Workshop mulls Chain of Responsibility changes

NTC gets industry together to work through potential reforms to the Heavy Vehicle National Law

Workshop mulls Chain of Responsibility changes
Bill McKinley says the law lacks clarity


Transport industry and government representatives took part in a full-day workshop this week, considering potential changes to the Chain of Responsibility provisions in the Heavy Vehicle National Law.

While this has only been in operation since February and not yet applicable in Western Australia or the Northern Territory, a number of problems have already been identified.  The National Transport Commission (NTC) hosted the workshop in Melbourne on Wednesday.

Australian Trucking Association (ATA) Policy Manager Bill McKinley says the chain of responsibility regulations – which aim to ensure all parties are responsible for driver alertness and speed, as well as the mass, dimension, and load of each truck – are struggling to change behaviour in the industry.

He says the laws as written are difficult to understand, leaving many unclear of their exact duties and responsibilities. That has made it difficult for regulators to prosecute businesses involved in multiple, serious breaches of the law, he says.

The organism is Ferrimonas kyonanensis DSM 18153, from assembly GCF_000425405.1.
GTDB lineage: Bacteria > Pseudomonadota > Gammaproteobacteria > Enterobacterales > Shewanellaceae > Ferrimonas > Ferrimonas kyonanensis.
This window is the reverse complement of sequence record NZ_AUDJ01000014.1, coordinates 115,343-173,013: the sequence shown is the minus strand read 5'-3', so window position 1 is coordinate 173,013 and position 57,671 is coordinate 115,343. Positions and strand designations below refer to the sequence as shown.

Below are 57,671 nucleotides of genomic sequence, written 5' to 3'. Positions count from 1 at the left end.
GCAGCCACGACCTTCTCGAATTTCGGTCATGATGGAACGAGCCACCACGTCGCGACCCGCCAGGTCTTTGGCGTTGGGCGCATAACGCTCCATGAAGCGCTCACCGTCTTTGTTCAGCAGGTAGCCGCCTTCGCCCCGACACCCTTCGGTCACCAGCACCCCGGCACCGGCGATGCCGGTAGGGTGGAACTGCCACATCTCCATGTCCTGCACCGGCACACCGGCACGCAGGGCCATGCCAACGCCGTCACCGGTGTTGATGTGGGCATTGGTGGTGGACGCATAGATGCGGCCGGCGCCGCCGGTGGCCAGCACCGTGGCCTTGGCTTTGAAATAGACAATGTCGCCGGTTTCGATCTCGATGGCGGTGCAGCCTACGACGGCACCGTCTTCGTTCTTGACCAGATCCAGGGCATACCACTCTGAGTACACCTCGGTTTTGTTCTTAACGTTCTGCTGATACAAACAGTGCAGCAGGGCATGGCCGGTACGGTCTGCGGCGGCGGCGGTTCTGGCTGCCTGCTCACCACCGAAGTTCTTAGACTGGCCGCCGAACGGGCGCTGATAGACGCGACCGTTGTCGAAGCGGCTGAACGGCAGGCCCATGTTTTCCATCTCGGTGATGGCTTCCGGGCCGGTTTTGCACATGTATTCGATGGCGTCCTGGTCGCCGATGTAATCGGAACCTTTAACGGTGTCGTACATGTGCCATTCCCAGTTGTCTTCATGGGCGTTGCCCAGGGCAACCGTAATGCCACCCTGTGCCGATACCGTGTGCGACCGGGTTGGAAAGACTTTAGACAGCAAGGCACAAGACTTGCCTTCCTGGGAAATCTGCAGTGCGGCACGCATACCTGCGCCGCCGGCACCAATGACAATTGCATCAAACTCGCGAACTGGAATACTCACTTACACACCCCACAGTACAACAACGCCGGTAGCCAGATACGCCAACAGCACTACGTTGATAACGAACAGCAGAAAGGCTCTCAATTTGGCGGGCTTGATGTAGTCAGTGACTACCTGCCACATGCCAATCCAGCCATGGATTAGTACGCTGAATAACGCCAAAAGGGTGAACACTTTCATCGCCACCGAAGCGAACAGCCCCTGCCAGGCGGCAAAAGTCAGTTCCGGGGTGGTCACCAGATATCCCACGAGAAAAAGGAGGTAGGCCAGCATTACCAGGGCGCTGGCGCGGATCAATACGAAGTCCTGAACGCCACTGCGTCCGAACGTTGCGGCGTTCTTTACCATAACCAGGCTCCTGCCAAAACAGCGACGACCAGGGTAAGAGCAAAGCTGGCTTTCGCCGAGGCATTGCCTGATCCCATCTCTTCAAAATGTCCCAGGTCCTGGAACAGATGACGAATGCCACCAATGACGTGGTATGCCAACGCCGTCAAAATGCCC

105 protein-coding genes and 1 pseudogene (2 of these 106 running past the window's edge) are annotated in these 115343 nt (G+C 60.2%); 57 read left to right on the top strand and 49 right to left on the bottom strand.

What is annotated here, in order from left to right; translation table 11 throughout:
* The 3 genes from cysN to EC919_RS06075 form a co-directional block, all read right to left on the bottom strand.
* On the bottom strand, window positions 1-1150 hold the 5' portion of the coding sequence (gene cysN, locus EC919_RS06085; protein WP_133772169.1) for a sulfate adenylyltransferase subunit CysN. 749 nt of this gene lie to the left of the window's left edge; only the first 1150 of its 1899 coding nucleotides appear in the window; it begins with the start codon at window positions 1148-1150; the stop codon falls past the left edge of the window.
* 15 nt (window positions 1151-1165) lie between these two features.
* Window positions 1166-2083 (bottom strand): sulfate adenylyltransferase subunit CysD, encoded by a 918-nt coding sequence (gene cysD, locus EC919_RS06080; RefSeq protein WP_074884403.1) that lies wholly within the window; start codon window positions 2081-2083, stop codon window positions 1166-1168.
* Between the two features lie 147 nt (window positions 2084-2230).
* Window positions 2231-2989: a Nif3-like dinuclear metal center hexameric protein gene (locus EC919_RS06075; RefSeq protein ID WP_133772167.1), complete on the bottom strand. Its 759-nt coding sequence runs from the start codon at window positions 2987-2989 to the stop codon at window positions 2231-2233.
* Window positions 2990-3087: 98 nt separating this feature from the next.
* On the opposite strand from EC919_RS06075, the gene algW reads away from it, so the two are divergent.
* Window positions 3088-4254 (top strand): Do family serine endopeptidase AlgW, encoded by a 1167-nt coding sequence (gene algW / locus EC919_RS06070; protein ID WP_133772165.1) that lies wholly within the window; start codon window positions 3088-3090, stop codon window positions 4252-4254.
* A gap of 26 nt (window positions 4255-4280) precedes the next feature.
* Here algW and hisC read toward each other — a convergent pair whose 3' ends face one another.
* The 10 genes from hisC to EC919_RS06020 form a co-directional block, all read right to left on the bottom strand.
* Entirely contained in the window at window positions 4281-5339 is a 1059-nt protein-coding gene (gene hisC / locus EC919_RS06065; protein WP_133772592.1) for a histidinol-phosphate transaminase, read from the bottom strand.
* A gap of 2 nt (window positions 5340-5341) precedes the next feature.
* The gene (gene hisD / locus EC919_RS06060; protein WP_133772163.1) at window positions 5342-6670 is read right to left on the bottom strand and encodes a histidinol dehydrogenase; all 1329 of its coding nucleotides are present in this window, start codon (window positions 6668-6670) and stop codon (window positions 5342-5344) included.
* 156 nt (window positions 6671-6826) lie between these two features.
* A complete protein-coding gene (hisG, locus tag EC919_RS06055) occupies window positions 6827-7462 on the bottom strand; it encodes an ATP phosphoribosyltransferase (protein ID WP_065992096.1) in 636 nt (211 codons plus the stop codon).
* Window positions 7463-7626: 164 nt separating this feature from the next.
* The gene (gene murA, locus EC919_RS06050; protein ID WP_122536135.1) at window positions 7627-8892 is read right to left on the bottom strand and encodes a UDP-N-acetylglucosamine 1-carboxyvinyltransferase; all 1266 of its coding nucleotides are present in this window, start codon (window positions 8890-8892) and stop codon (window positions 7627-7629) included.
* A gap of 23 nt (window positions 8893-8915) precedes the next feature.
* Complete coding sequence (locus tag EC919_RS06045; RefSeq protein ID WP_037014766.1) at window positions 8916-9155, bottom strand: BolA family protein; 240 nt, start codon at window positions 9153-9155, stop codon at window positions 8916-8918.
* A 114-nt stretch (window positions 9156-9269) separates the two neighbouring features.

McKinley says it has also been difficult ensuring compliance from off-road partners in the transport business, particularly some consigners and consignees. Some of these organisations have continued to make unreasonable requests and demands, or inflexible terms that can lead to driver fatigue or pressure to prioritise delivery over safety.

"One issue of particular importance is extending Chain of Responsibility to vehicle standards and maintenance," he notes.

NTC CEO Paul Retter described Wednesday’s workshop as an early step in a long process of law reform.  Around 20 stakeholders took part, representing state and federal road agencies, police, and industry peak bodies. It followed on from a special industry-government taskforce, which researched the issues and reported earlier this year. Further research is planned, with action likely toward the end of next year.

"A discussion paper is planned to be released later this year, with recommendations to go to ministers in mid-2015," Retter said.

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